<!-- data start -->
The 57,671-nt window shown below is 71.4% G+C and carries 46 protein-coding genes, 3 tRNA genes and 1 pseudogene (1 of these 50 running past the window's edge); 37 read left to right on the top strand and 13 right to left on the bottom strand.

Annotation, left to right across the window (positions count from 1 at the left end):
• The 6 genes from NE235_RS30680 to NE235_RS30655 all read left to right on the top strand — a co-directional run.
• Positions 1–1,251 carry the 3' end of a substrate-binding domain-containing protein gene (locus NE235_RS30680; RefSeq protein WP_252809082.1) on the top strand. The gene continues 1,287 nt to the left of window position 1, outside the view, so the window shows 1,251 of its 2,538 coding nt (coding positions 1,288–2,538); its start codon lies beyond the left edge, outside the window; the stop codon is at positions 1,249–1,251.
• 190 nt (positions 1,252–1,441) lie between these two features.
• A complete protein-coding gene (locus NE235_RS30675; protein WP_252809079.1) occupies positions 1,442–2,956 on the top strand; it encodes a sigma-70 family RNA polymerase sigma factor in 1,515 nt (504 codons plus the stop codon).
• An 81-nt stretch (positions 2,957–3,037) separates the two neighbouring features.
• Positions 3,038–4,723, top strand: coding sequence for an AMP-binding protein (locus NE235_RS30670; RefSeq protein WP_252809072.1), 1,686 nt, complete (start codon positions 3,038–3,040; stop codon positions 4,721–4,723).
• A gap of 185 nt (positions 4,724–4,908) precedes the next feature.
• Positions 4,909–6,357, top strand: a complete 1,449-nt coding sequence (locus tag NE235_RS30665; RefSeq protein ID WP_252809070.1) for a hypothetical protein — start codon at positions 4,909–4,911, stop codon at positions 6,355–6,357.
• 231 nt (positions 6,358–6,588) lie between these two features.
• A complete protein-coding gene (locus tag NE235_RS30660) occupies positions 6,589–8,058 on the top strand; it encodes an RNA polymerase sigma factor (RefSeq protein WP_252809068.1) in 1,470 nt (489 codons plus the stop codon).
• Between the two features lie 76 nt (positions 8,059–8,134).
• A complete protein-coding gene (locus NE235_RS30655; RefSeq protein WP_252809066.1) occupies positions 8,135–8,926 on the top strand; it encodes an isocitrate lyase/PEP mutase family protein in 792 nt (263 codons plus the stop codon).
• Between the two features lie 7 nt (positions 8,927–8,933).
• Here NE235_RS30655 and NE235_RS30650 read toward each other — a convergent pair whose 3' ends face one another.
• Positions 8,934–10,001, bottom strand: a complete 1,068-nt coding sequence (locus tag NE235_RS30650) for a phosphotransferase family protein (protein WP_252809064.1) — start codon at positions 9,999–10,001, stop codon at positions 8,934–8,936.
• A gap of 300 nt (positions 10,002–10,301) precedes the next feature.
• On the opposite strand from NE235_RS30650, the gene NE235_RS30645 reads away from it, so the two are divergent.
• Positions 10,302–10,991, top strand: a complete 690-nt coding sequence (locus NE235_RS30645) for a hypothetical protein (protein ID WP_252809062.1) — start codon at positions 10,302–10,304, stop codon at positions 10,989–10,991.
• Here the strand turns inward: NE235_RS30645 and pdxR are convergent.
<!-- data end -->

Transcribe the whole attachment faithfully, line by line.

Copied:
The 57,671-nt window shown below is 71.4% G+C and carries 46 protein-coding genes, 3 tRNA genes and 1 pseudogene (1 of these 50 running past the window's edge); 37 read left to right on the top strand and 13 right to left on the bottom strand.

Annotation, left to right across the window (positions count from 1 at the left end):
• The 6 genes from NE235_RS30680 to NE235_RS30655 all read left to right on the top strand — a co-directional run.
• Positions 1–1,251 carry the 3' end of a substrate-binding domain-containing protein gene (locus NE235_RS30680; RefSeq protein WP_252809082.1) on the top strand. The gene continues 1,287 nt to the left of window position 1, outside the view, so the window shows 1,251 of its 2,538 coding nt (coding positions 1,288–2,538); its start codon lies beyond the left edge, outside the window; the stop codon is at positions 1,249–1,251.
• 190 nt (positions 1,252–1,441) lie between these two features.
• A complete protein-coding gene (locus NE235_RS30675; protein WP_252809079.1) occupies positions 1,442–2,956 on the top strand; it encodes a sigma-70 family RNA polymerase sigma factor in 1,515 nt (504 codons plus the stop codon).
• An 81-nt stretch (positions 2,957–3,037) separates the two neighbouring features.
• Positions 3,038–4,723, top strand: coding sequence for an AMP-binding protein (locus NE235_RS30670; RefSeq protein WP_252809072.1), 1,686 nt, complete (start codon positions 3,038–3,040; stop codon positions 4,721–4,723).
• A gap of 185 nt (positions 4,724–4,908) precedes the next feature.
• Positions 4,909–6,357, top strand: a complete 1,449-nt coding sequence (locus tag NE235_RS30665; RefSeq protein ID WP_252809070.1) for a hypothetical protein — start codon at positions 4,909–4,911, stop codon at positions 6,355–6,357.
• 231 nt (positions 6,358–6,588) lie between these two features.
• A complete protein-coding gene (locus tag NE235_RS30660) occupies positions 6,589–8,058 on the top strand; it encodes an RNA polymerase sigma factor (RefSeq protein WP_252809068.1) in 1,470 nt (489 codons plus the stop codon).
• Between the two features lie 76 nt (positions 8,059–8,134).
• A complete protein-coding gene (locus NE235_RS30655; RefSeq protein WP_252809066.1) occupies positions 8,135–8,926 on the top strand; it encodes an isocitrate lyase/PEP mutase family protein in 792 nt (263 codons plus the stop codon).
• Between the two features lie 7 nt (positions 8,927–8,933).
• Here NE235_RS30655 and NE235_RS30650 read toward each other — a convergent pair whose 3' ends face one another.
• Positions 8,934–10,001, bottom strand: a complete 1,068-nt coding sequence (locus tag NE235_RS30650) for a phosphotransferase family protein (protein WP_252809064.1) — start codon at positions 9,999–10,001, stop codon at positions 8,934–8,936.
• A gap of 300 nt (positions 10,002–10,301) precedes the next feature.
• On the opposite strand from NE235_RS30650, the gene NE235_RS30645 reads away from it, so the two are divergent.
• Positions 10,302–10,991, top strand: a complete 690-nt coding sequence (locus NE235_RS30645) for a hypothetical protein (protein ID WP_252809062.1) — start codon at positions 10,302–10,304, stop codon at positions 10,989–10,991.
• Here the strand turns inward: NE235_RS30645 and pdxR are convergent.